Students with FASD have a wide variety of learning and behavioral issues and should be in educational settings based on individual needs and learning style. Effective teachers must recognize and understand the neurological damage done due to prenatal alcohol exposure and that students will not outgrow it. A "wait and see" approach is not appropriate. Often children with FASD can fly under the radar because the disability is misunderstood and will often be mistaken for a behavioral issue when it is neurological.
Navigating Special Education is hard but often necessary. Learning how to advocate for your student will pay off. Please use the menu bar below to guide you through the IEP process towards support. It is our wish to help make sense of FASD in the educational setting and save precious time in the process.
FASD is often invisible. People affected may not have outward facing signs of a disability. While developmental dysmaturity is a distinguishing trait among people with FASD, expressive language is often high. This can trick everyone into thinking someone with prenatal alcohol exposure is more capable than they are, leading to unrealistic expectations and failure. The frustration from these expectations and the permanent brain damage in a person with FASD can lead to high anxiety and a variety of unwanted behaviors.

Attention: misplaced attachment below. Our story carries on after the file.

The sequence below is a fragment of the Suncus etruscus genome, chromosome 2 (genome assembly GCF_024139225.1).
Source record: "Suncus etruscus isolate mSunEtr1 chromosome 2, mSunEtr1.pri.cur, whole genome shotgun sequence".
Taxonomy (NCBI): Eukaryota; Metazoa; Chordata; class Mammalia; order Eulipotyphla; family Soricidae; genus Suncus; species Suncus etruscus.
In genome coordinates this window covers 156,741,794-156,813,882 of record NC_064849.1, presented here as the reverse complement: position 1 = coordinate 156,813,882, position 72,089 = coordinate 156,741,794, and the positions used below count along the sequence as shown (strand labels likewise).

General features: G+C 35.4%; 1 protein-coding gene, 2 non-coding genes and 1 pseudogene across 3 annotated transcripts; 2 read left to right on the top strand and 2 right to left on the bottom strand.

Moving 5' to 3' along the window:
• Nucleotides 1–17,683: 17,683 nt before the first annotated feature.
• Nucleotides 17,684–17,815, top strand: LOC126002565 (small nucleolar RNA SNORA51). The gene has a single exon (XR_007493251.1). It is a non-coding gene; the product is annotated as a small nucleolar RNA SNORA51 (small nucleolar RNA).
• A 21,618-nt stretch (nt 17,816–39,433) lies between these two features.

Superficial or lack of academic participation
Quick temper, aggression
Confabulation (appears as lying to an untrained eye)
Flat affect, disengaged
School refusal or truancy
With the right environment and an understanding school staff, students with FASD can be successful. There are some excellent online resources that are free or inexpensive that educators can use to learn about FASD. If you are in Northern California, contact us to discuss a live training.
FASD, the invisible disability
Things to remember when in doubt...
Being identified and receiving special education is a protective factor
for your student
Educators are not usually trained in FASD - you are the expert
We are here to help
If your child's disability does not "effect the educational performance and/or ability to learn and benefit from the general education curriculum", a 504 plan is another option. A 504 plan addresses barriers in the learning environment and provides support so that students can learn alongside peers. Understood.org has a good side by side comparison of the 504 and IEP.